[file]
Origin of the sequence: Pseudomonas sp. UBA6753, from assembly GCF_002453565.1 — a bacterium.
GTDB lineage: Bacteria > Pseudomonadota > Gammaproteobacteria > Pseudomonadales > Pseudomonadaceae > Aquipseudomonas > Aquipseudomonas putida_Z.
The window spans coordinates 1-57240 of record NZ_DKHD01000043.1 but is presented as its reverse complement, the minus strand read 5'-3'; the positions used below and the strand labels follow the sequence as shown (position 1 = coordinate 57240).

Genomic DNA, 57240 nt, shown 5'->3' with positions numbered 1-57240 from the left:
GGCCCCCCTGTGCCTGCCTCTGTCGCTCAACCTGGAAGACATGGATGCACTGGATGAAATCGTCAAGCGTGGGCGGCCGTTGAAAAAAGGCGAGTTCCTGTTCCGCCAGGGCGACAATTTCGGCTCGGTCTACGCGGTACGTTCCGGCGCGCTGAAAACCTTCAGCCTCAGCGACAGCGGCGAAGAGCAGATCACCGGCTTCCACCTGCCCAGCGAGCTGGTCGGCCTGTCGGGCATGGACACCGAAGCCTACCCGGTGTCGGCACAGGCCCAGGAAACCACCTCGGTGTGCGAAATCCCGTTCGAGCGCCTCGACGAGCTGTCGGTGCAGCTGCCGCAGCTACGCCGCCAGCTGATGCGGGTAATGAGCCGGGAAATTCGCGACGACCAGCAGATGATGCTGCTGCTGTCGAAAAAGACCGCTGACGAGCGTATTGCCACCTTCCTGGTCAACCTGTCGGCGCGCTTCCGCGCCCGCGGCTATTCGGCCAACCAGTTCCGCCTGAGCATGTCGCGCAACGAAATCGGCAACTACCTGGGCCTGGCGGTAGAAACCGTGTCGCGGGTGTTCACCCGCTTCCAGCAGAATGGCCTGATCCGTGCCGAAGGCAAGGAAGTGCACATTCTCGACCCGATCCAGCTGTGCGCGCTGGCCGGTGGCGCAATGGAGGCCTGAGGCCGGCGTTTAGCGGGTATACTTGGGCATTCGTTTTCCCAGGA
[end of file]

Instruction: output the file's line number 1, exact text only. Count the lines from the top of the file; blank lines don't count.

Origin of the sequence: Pseudomonas sp. UBA6753, from assembly GCF_002453565.1 — a bacterium.